By Jason Zweig | Oct. 31, 2011 8:30 am ET
Image credit: Earliest known photograph of Wall Street (ca. 1860-1870), Museum of American Finance
Quantitative easing—in which the Federal Reserve buys securities to bolster the financial markets—worries many investors, because they fear the Fed won’t be able to prevent a flood of liquidity from setting off inflation and debasing the dollar.
But QE certainly isn’t new.
A little birdie recently emailed us a striking passage about a U.S. government intervention in the financial markets 145 years ago, almost to the day.
In October 1866, the stock markets were tumbling. The great speculator Jay Gould was falsely rumored to be dead. Cyrus Field lost a fortune, even though he had just succeeded in laying the transatlantic cable that joined the United States to Europe.
To rescue the markets from panic, the U.S. Treasury first bought $14 million of bonds “in a lump,” according to chronicler Cuthbert Mills. When interest rates didn’t stay down, the Treasury also flooded the markets with $27 million in cash.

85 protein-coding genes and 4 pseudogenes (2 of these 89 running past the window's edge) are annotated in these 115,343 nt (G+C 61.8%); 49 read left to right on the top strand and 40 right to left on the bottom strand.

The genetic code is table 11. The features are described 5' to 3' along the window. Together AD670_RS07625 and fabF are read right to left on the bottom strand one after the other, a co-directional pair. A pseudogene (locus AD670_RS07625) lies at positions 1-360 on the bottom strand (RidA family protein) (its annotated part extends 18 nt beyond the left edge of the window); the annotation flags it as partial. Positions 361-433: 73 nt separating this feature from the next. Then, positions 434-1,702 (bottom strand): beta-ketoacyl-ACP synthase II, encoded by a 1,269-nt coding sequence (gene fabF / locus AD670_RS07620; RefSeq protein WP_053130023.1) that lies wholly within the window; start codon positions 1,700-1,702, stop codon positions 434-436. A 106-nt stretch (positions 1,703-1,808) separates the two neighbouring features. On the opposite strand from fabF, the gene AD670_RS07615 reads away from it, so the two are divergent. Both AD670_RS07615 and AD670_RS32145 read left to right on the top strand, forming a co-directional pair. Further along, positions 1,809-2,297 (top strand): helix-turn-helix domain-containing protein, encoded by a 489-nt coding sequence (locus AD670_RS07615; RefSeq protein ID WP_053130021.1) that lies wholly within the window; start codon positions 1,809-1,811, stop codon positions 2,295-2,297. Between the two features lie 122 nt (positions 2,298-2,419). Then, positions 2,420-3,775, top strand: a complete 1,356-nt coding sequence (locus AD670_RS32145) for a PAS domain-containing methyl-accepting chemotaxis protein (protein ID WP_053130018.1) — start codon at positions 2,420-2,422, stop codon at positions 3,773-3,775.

These numbers sound small to modern ears; $14 million is about $200 million in today’s money, and $27 million in 1866 dollars is roughly $383 million in 2011. But these two interventions by the government totaled $41 million at a time when all the money held by the U.S. Treasury amounted to $139 million, according to the Statistical Abstract of the United States.
As Mills put it two decades later, the intervention “beyond question averted a panic.”
In short, back in 1866—what many Americans think of as the heyday of unfettered free enterprise—the U.S. government was willing to put nearly a third of the Treasury’s balance sheet at risk to prop up the capital markets.
Quantitative easing may well turn out to be a bad idea this time. But, for better or worse, it’s as American as apple pie.
Note on original source: Cuthbert Mills, “Recent Movements of the Stock Market,” The North American Review, vol. 146, no. 374 (Jan. 1888), pp. 47-54.
￼Source: Total Return blog, WSJ.com